This is an archived article that was published on sltrib.com in 2015, and information in the article may be outdated. It is provided only for personal research purposes and may not be reprinted.
Layton • A new $28 million road project is beginning that aims to alleviate horrible congestion near Layton Hills Mall by using, in part, a controversial ThrU Turn design that has been criticized in Draper and Kearns.
But Utah Department of Transportation officials say the design is tailor-made to relieve specific problems on Hill Field Road near Interstate 15 and the mall.
"We analyzed a number of different scenarios and solutions, and this one rose to the top," UDOT project manager Brett Slater said Wednesday as officials announced the beginning of the project. "It will greatly improve the traffic in this area once it is installed."
ThrU Turns called Michigan U-turns in other areas nationally do not allow any left turns at intersections where they are used.
Motorists wanting to turn left must go straight through the intersection and make a U-turn at a special intersection with a signal a few hundred feet down the road. Then they return to the main intersection and make a right turn.
The new project in Layton will soon ban left turns at the intersection of Hill Field and Main Street, just west of Interstate 15. And east of the freeway, it will soon ban left turns from Gordon Avenue onto Hill Field in front of the mall although left turns from Hill Field into the mall will still be allowed.
UDOT has an online animation of how the design will work at udot.utah.gov/LaytonImproved.
UDOT has used the design twice previously: at 12300 South near I-15 in Draper, and in Kearns at the intersection of 5400 South and 4015 West. While studies say it has improved traffic flow, many businesses complained that it made access too complicated.
The Tribune previously reported about a pile of written complaints from businesses at both locations. For example, the owner of a Common Cents gas station in Draper correctly predicted to UDOT that "you're gonna kill me," because many customers exiting the freeway would need to make two U-turns to enter his business.
Within a year, the gas station closed. Others wrote complaining that the design had significantly cut business in both locations, including a Rancho Market, a Walgreens and several fast-food restaurants.
But Layton officials and businesses say they support the design and other changes planned there, saying something must be done to solve severe congestion.
"This is big-time important," said Layton Mayor Bob Stevenson. "The congestion is terrible."
He added, "You have the largest employer in the state [Hill Air Force Base] right up the road," and traffic from it converges with cars to the mall and surrounding areas. "Everything converges right here."
Slater says it often takes 10 minutes to exit I-15 and enter the mall only a short distance away. "Traffic backs up onto the freeway," not just the exit ramp, creating danger as high-speed traffic approaches cars stopped there.
Stevenson said city officials are convinced that "modeling by UDOT shows that without a doubt, it [the ThrU Turn design] will help alleviate the problems." Estimates are that it will shorten average trips in the area by five minutes.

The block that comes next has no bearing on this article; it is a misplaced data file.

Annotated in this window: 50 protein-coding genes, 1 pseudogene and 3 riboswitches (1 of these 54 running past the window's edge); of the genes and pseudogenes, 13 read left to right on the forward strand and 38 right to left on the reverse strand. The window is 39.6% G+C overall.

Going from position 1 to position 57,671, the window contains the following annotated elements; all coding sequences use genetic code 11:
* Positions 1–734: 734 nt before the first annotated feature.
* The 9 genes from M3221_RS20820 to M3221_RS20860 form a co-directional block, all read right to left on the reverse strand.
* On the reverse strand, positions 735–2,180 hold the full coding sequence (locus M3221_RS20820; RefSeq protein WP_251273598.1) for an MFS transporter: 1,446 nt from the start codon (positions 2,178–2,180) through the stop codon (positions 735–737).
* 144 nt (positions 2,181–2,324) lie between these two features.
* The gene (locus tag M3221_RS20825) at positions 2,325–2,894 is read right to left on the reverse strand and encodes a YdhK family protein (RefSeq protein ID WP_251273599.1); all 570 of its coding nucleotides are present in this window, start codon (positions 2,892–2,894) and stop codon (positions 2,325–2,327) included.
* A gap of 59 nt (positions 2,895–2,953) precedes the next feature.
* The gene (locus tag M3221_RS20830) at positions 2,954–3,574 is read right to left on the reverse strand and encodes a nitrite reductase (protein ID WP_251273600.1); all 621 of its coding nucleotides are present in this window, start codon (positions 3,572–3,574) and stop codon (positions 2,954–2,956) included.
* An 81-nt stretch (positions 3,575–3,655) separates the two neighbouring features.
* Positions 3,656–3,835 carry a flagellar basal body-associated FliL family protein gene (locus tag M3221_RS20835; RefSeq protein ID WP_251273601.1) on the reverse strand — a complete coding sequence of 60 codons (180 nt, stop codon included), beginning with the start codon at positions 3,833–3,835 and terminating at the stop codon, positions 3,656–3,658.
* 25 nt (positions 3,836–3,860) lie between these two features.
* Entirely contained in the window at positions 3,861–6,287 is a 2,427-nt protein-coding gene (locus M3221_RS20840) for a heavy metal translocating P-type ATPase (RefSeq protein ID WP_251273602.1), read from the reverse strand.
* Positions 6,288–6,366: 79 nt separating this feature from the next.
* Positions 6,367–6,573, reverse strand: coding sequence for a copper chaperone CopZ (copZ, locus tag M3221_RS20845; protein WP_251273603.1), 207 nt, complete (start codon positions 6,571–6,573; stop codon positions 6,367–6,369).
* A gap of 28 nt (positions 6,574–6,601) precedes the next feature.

Stevenson adds that he has used ThrU Turn intersections while traveling. "I experienced them back East. The first time I went through it, it was hard to understand. But after I learned how they work, they actually are pretty smooth."
He said it may even create better access into the mall because one of the special U-turn intersections "will send traffic right into the mall if they want to do that," besides making a U-turn.
Linda Kelley, general manager of Layton Hills Mall, said, "Getting traffic flowing a little bit more freely will be important. Right now, it is quite congested, so anything we can get UDOT to do to keep things moving is really a benefit."
The ThrU Turn design, she said, "may be confusing in the short term for some people. In the long term, I think it will be a benefit."
Besides the ThrU Turns, UDOT will also reduce the number of signals at the I-15 intersection there. It plans to replace existing I-15 bridges, and is clearing adjacent land now where new bridge decks will be built and later slipped into place.
UDOT will install a new "single-point urban interchange," where just one signal will handle all turns at the freeway interchange to help reduce red lights and delays.
Slater said crews will narrow lanes later this month to allow work on the ThrU Turn portions of the project. UDOT spokesman John Gleason said that portion of the project should be complete within 90 days, before Black Friday and holiday shopping.
Most of the work will also be done at nighttime to help reduce the impact on congestion, Gleason said. Bridge replacement and freeway interchange portions of the project are scheduled to be completed early next year.
A "meet the contractor" night is also scheduled at the center court of Layton Hills Mall on Tuesday from 5 p.m. to 7 p.m., where officials will be available to explain the project.